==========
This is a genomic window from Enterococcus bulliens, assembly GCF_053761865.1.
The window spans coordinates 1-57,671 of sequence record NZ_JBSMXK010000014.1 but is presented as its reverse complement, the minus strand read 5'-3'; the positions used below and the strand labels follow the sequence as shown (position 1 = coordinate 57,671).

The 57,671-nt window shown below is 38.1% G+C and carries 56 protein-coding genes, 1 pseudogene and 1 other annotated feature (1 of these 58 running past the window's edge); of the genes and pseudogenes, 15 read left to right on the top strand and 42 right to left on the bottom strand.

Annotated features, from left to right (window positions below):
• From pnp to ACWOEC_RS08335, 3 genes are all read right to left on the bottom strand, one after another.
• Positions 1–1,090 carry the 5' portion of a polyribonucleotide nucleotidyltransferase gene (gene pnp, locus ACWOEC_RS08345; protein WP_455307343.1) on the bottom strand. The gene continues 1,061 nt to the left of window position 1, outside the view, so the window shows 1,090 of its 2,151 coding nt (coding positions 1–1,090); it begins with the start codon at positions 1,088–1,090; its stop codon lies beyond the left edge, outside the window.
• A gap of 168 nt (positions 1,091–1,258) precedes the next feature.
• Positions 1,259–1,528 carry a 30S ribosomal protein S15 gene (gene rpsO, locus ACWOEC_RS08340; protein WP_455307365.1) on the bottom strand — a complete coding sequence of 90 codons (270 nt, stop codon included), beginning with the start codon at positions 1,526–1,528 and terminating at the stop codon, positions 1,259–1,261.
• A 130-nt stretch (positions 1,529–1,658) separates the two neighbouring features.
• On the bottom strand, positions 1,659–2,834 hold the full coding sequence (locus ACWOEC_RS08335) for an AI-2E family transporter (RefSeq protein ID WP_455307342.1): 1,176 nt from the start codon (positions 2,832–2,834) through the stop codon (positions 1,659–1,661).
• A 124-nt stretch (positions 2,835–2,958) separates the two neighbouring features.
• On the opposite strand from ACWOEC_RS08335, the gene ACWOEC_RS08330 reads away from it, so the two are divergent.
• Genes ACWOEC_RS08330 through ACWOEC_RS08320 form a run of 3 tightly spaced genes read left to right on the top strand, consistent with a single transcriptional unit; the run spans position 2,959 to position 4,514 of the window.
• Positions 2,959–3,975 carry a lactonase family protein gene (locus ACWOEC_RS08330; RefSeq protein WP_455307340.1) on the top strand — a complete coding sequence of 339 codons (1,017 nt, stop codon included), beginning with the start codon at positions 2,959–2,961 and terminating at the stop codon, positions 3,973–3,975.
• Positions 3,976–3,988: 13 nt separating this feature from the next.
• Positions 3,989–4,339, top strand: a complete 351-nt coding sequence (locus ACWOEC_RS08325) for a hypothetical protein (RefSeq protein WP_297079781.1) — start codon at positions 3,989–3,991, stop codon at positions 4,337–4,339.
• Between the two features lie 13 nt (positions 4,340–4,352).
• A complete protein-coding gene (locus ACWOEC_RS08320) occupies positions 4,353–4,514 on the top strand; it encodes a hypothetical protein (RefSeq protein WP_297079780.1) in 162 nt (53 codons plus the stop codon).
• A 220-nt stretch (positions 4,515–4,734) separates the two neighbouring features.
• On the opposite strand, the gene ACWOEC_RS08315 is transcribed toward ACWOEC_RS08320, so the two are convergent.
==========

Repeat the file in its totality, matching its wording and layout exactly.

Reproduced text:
This is a genomic window from Enterococcus bulliens, assembly GCF_053761865.1.
The window spans coordinates 1-57,671 of sequence record NZ_JBSMXK010000014.1 but is presented as its reverse complement, the minus strand read 5'-3'; the positions used below and the strand labels follow the sequence as shown (position 1 = coordinate 57,671).

The 57,671-nt window shown below is 38.1% G+C and carries 56 protein-coding genes, 1 pseudogene and 1 other annotated feature (1 of these 58 running past the window's edge); of the genes and pseudogenes, 15 read left to right on the top strand and 42 right to left on the bottom strand.

Annotated features, from left to right (window positions below):
• From pnp to ACWOEC_RS08335, 3 genes are all read right to left on the bottom strand, one after another.
• Positions 1–1,090 carry the 5' portion of a polyribonucleotide nucleotidyltransferase gene (gene pnp, locus ACWOEC_RS08345; protein WP_455307343.1) on the bottom strand. The gene continues 1,061 nt to the left of window position 1, outside the view, so the window shows 1,090 of its 2,151 coding nt (coding positions 1–1,090); it begins with the start codon at positions 1,088–1,090; its stop codon lies beyond the left edge, outside the window.
• A gap of 168 nt (positions 1,091–1,258) precedes the next feature.
• Positions 1,259–1,528 carry a 30S ribosomal protein S15 gene (gene rpsO, locus ACWOEC_RS08340; protein WP_455307365.1) on the bottom strand — a complete coding sequence of 90 codons (270 nt, stop codon included), beginning with the start codon at positions 1,526–1,528 and terminating at the stop codon, positions 1,259–1,261.
• A 130-nt stretch (positions 1,529–1,658) separates the two neighbouring features.
• On the bottom strand, positions 1,659–2,834 hold the full coding sequence (locus ACWOEC_RS08335) for an AI-2E family transporter (RefSeq protein ID WP_455307342.1): 1,176 nt from the start codon (positions 2,832–2,834) through the stop codon (positions 1,659–1,661).
• A 124-nt stretch (positions 2,835–2,958) separates the two neighbouring features.
• On the opposite strand from ACWOEC_RS08335, the gene ACWOEC_RS08330 reads away from it, so the two are divergent.
• Genes ACWOEC_RS08330 through ACWOEC_RS08320 form a run of 3 tightly spaced genes read left to right on the top strand, consistent with a single transcriptional unit; the run spans position 2,959 to position 4,514 of the window.
• Positions 2,959–3,975 carry a lactonase family protein gene (locus ACWOEC_RS08330; RefSeq protein WP_455307340.1) on the top strand — a complete coding sequence of 339 codons (1,017 nt, stop codon included), beginning with the start codon at positions 2,959–2,961 and terminating at the stop codon, positions 3,973–3,975.
• Positions 3,976–3,988: 13 nt separating this feature from the next.
• Positions 3,989–4,339, top strand: a complete 351-nt coding sequence (locus ACWOEC_RS08325) for a hypothetical protein (RefSeq protein WP_297079781.1) — start codon at positions 3,989–3,991, stop codon at positions 4,337–4,339.
• Between the two features lie 13 nt (positions 4,340–4,352).
• A complete protein-coding gene (locus ACWOEC_RS08320) occupies positions 4,353–4,514 on the top strand; it encodes a hypothetical protein (RefSeq protein WP_297079780.1) in 162 nt (53 codons plus the stop codon).
• A 220-nt stretch (positions 4,515–4,734) separates the two neighbouring features.
• On the opposite strand, the gene ACWOEC_RS08315 is transcribed toward ACWOEC_RS08320, so the two are convergent.